The federal government will buy 500 million at-home rapid coronavirus tests, doubling the purchase the White House announced last month, Biden said Thursday in a speech about what the administration is doing in response to the current coronavirus surge. The first batch of 500 million tests, which Biden announced in December, have yet to be distributed. Americans will be able to request tests, which will be sent to their homes, online through a website that hasn’t launched yet. Fueled by the omicron variant, the pace of newly reported coronavirus cases in the United States is still on the uptick, reporting more than 5.5 million cases in the week ending Wednesday, a USA TODAY analysis shows.
- Biden sending medical teams to six states to help hospitals overwhelmed by COVID-19.
- Poll: Biden’s approval rating falls to new low of 33%; Americans feeling sour on COVID-19 response.
- Your guide to navigating the COVID-19 pandemic, from vaccines to variants.
Remains of Houston couple found in 1981 finally identified. But where is their child?
The truth behind the disappearance of Harold Dean Clouse and Tina Linn Clouse has been uncovered — 40 years after the Houston couple went missing. A genetic genealogy agency tested their DNA and linked it to the bodies of a couple found in 1981 who were reportedly beaten and strangled to death. Donna Casasanta, Harold’s mother, said her son was known to join cults and police assumed the pair left with a cult. But one question still remains: Where is their daughter? Hollie Marie, who would be 41 today, is still missing. Debbie Brooks, Harold’s sister, said Hollie was last seen in Lewisville, Texas, and there is an ongoing investigation. It’s unknown whether she was with her parents when they were killed, with a “cult” or anyone else.
- If the IRS is accepting tax returns Jan. 24, does that mean you’ll get your refund early?
- Florida Gov. Ron DeSantis bashes Biden while spending Washington bucks.
- NYC Mayor Eric Adams faces questions over his public safety picks, including his brother.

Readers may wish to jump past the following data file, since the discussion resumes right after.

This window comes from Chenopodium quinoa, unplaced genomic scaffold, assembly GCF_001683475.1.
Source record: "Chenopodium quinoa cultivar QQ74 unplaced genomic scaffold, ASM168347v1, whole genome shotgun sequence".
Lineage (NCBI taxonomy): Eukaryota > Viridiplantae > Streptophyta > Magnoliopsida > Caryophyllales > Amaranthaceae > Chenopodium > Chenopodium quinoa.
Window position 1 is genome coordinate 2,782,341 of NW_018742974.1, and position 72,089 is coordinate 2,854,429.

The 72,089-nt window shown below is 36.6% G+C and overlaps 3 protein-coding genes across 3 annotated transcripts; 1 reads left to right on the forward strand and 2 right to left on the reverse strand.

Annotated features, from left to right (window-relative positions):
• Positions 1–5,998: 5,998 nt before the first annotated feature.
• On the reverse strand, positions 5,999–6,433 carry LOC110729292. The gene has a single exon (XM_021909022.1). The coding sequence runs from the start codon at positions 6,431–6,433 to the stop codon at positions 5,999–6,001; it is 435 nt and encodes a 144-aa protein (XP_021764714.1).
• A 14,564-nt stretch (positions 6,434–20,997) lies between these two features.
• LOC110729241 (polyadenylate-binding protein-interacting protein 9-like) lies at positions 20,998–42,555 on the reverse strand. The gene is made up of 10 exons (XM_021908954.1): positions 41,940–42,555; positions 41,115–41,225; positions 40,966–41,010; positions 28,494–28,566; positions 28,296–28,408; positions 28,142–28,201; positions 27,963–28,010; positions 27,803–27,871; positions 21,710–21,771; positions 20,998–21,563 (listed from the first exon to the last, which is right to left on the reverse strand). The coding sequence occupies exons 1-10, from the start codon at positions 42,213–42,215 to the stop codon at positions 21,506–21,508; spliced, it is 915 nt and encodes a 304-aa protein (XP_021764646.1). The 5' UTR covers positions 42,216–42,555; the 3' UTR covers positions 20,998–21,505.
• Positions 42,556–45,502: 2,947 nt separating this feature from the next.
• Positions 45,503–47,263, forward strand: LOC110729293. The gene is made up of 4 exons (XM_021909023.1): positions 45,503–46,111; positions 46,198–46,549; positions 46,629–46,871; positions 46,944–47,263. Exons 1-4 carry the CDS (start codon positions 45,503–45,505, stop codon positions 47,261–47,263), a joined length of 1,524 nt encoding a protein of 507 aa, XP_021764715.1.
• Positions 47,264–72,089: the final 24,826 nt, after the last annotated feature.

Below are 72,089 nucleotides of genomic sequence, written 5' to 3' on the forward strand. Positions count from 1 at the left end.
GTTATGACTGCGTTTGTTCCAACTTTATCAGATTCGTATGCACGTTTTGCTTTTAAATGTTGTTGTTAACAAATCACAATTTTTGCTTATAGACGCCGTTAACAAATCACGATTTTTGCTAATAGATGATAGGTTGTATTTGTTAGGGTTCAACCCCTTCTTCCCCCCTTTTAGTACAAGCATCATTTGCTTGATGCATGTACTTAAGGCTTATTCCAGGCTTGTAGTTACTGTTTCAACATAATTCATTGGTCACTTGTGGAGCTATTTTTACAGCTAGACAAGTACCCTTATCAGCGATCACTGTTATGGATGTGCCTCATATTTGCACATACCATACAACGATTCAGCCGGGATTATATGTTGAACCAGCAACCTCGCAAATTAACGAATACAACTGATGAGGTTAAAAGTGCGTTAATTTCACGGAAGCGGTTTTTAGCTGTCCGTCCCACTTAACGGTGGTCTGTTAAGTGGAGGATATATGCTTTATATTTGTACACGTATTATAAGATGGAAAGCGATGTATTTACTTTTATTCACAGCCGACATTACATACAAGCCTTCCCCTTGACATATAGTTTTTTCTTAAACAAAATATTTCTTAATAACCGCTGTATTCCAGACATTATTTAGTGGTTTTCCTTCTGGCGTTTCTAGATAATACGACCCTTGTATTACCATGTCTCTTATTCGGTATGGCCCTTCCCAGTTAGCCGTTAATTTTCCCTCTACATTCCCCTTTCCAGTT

- No copycats! Apple yanks knockoffs of viral puzzle game Wordle from App Store.
- Treatment shortages, packed hospitals: Why at-risk adults should be on COVID-19 alert.
- Thousands of federal inmates to be released under 2018’s First Step Act.
- Child tax credit money will be a no-show in January; look out for IRS letter instead.
An enormous asteroid will soon zoom through a sky near you
Look! Up in the sky! It’s not Superman, it’s a massive asteroid. A “potentially hazardous” asteroid faster than a speeding bullet and bigger than any building in the world will pass by Earth next week. Not only is it the biggest known asteroid coming within 2.3 million miles of Earth this year, but it’s so massive that you might be able to see it in the sky. First discovered in Aug. 1994, 1994 PC1 is classified as a “potentially hazardous” asteroid because it is an Apollo asteroid, meaning it crosses Earth’s orbit. While it sounds terrifying, there’s no need to expect a “Don’t Look Up” situation: It will be 1.2 million miles away from Earth on Jan. 18 at 4:51 p.m. EST while traveling at 43,754 miles per hour. Here’s how you can see it for yourself.
A break from the news
- 👩💻 Early retirement? 4 reasons why retiring in your 50s may not be such a wise move.
- 📲 Ditch the digital clutter: Here’s how to perform a clean sweep on your smartphone.
- 💘 Thinking about getting back together with an ex? How to know if they deserve a second chance.
This is a compilation of stories from across the USA TODAY Network. Want this news roundup in your inbox every night? Sign up for The Short List newsletter here.